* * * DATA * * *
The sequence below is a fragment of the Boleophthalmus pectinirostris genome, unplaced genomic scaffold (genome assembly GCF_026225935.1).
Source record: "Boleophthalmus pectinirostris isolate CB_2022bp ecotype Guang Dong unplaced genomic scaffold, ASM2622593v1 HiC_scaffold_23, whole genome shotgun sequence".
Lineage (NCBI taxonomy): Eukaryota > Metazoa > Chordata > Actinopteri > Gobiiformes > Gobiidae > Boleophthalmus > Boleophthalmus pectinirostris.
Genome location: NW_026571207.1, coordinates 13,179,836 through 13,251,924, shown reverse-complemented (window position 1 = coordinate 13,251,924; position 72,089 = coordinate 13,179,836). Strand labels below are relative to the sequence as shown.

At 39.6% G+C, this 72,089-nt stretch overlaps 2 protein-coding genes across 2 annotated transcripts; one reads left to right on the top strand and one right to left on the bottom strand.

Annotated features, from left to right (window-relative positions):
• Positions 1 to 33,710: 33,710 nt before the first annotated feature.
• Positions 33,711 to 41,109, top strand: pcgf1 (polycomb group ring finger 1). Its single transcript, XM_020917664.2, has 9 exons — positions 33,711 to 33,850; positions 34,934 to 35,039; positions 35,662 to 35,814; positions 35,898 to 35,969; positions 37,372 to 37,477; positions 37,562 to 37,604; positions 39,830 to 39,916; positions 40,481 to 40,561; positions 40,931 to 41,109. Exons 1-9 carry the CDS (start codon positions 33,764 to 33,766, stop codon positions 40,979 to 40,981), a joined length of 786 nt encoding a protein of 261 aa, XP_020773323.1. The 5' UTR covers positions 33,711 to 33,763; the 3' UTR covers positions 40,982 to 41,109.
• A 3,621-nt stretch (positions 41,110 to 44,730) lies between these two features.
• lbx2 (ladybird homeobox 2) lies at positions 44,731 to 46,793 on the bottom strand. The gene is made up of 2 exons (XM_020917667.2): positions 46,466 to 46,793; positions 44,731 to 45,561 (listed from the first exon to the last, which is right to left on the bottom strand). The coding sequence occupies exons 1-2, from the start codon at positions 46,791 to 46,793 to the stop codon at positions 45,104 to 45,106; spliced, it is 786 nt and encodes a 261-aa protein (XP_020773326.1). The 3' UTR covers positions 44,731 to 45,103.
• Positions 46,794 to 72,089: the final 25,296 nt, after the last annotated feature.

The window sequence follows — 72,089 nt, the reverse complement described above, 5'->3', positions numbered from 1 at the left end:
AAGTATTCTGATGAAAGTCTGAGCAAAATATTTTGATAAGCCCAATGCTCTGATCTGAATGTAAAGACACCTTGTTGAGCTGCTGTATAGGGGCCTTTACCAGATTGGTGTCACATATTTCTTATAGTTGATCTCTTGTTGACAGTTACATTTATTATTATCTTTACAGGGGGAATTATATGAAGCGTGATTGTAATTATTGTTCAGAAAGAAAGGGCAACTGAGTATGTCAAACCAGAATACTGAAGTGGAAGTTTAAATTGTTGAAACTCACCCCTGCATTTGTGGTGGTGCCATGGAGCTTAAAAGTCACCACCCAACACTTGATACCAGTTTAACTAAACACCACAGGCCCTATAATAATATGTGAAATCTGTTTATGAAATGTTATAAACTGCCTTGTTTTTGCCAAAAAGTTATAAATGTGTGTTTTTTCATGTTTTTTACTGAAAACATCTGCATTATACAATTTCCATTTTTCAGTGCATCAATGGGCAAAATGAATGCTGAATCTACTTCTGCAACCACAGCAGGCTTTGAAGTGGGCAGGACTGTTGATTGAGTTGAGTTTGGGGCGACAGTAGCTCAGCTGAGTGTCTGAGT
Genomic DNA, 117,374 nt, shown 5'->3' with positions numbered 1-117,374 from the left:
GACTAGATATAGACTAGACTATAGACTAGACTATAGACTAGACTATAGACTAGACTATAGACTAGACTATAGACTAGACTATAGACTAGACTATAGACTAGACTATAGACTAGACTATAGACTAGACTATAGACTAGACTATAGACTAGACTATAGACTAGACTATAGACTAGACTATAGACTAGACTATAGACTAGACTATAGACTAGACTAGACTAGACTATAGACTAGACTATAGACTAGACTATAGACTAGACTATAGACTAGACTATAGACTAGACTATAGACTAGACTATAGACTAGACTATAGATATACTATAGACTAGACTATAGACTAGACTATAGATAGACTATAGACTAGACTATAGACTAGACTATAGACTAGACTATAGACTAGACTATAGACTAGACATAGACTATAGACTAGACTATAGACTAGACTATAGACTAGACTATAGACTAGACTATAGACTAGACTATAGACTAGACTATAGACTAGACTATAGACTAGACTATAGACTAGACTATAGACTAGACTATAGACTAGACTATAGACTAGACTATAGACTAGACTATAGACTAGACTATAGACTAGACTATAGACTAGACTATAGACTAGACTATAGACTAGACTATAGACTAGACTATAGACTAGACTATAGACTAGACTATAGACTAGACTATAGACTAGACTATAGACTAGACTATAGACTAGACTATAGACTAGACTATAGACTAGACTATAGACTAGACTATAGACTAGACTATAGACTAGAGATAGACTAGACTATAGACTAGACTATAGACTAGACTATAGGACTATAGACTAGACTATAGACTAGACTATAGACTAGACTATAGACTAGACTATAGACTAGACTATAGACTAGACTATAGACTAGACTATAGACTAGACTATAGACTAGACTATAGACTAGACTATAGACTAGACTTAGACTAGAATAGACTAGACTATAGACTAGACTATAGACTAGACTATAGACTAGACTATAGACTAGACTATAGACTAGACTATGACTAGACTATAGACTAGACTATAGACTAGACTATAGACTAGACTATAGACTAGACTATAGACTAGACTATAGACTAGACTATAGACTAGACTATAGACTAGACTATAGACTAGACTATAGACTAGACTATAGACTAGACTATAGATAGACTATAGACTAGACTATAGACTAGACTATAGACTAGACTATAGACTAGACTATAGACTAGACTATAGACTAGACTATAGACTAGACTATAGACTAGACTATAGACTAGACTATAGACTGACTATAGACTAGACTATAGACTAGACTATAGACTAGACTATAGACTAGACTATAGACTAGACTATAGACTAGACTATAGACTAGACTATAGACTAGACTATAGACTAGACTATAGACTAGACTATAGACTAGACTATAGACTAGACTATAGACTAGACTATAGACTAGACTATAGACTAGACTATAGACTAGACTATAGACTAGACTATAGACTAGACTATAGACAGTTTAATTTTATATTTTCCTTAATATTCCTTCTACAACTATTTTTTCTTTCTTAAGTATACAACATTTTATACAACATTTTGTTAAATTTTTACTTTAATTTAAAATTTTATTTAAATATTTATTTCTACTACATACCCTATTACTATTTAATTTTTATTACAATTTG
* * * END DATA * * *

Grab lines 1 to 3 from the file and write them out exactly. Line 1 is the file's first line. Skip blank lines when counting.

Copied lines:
The sequence below is a fragment of the Boleophthalmus pectinirostris genome, unplaced genomic scaffold (genome assembly GCF_026225935.1).
Source record: "Boleophthalmus pectinirostris isolate CB_2022bp ecotype Guang Dong unplaced genomic scaffold, ASM2622593v1 HiC_scaffold_23, whole genome shotgun sequence".
Lineage (NCBI taxonomy): Eukaryota > Metazoa > Chordata > Actinopteri > Gobiiformes > Gobiidae > Boleophthalmus > Boleophthalmus pectinirostris.